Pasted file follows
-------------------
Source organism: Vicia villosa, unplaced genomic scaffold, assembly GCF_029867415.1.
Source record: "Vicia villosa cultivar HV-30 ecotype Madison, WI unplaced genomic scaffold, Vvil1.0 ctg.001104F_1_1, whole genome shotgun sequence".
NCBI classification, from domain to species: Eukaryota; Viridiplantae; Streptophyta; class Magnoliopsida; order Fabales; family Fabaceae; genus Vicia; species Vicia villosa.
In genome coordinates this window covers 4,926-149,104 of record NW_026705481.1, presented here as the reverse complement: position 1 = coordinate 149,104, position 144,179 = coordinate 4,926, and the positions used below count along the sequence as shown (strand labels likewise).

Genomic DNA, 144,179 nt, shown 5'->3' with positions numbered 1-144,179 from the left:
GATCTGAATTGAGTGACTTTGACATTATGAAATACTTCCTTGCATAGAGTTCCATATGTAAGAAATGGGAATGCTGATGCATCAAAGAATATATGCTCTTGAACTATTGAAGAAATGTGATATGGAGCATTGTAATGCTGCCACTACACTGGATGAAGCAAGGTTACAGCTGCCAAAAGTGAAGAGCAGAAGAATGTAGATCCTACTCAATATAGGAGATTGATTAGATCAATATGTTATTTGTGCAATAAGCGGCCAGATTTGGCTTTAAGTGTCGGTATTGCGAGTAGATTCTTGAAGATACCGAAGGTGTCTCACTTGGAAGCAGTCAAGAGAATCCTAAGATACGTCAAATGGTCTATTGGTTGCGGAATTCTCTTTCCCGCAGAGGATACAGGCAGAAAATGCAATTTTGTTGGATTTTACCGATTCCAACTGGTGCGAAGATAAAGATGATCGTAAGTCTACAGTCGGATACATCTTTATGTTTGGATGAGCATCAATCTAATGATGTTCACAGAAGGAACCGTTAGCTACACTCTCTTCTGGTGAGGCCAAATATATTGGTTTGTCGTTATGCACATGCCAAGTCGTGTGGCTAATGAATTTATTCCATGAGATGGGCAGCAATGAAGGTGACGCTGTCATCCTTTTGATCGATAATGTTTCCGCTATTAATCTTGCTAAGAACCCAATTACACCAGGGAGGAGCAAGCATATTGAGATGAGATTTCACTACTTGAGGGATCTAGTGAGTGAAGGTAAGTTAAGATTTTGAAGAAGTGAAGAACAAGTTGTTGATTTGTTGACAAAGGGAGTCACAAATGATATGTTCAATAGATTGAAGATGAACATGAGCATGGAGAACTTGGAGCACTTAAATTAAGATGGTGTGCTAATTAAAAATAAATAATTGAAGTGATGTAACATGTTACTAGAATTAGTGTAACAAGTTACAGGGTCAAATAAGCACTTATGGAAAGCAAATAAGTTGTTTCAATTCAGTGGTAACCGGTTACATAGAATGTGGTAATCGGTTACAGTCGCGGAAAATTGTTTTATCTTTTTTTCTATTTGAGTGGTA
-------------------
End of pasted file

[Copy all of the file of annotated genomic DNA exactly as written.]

Source organism: Vicia villosa, unplaced genomic scaffold, assembly GCF_029867415.1.
Source record: "Vicia villosa cultivar HV-30 ecotype Madison, WI unplaced genomic scaffold, Vvil1.0 ctg.001104F_1_1, whole genome shotgun sequence".
NCBI classification, from domain to species: Eukaryota; Viridiplantae; Streptophyta; class Magnoliopsida; order Fabales; family Fabaceae; genus Vicia; species Vicia villosa.
In genome coordinates this window covers 4,926-149,104 of record NW_026705481.1, presented here as the reverse complement: position 1 = coordinate 149,104, position 144,179 = coordinate 4,926, and the positions used below count along the sequence as shown (strand labels likewise).

Genomic DNA, 144,179 nt, shown 5'->3' with positions numbered 1-144,179 from the left:
GATCTGAATTGAGTGACTTTGACATTATGAAATACTTCCTTGCATAGAGTTCCATATGTAAGAAATGGGAATGCTGATGCATCAAAGAATATATGCTCTTGAACTATTGAAGAAATGTGATATGGAGCATTGTAATGCTGCCACTACACTGGATGAAGCAAGGTTACAGCTGCCAAAAGTGAAGAGCAGAAGAATGTAGATCCTACTCAATATAGGAGATTGATTAGATCAATATGTTATTTGTGCAATAAGCGGCCAGATTTGGCTTTAAGTGTCGGTATTGCGAGTAGATTCTTGAAGATACCGAAGGTGTCTCACTTGGAAGCAGTCAAGAGAATCCTAAGATACGTCAAATGGTCTATTGGTTGCGGAATTCTCTTTCCCGCAGAGGATACAGGCAGAAAATGCAATTTTGTTGGATTTTACCGATTCCAACTGGTGCGAAGATAAAGATGATCGTAAGTCTACAGTCGGATACATCTTTATGTTTGGATGAGCATCAATCTAATGATGTTCACAGAAGGAACCGTTAGCTACACTCTCTTCTGGTGAGGCCAAATATATTGGTTTGTCGTTATGCACATGCCAAGTCGTGTGGCTAATGAATTTATTCCATGAGATGGGCAGCAATGAAGGTGACGCTGTCATCCTTTTGATCGATAATGTTTCCGCTATTAATCTTGCTAAGAACCCAATTACACCAGGGAGGAGCAAGCATATTGAGATGAGATTTCACTACTTGAGGGATCTAGTGAGTGAAGGTAAGTTAAGATTTTGAAGAAGTGAAGAACAAGTTGTTGATTTGTTGACAAAGGGAGTCACAAATGATATGTTCAATAGATTGAAGATGAACATGAGCATGGAGAACTTGGAGCACTTAAATTAAGATGGTGTGCTAATTAAAAATAAATAATTGAAGTGATGTAACATGTTACTAGAATTAGTGTAACAAGTTACAGGGTCAAATAAGCACTTATGGAAAGCAAATAAGTTGTTTCAATTCAGTGGTAACCGGTTACATAGAATGTGGTAATCGGTTACAGTCGCGGAAAATTGTTTTATCTTTTTTTCTATTTGAGTGGTA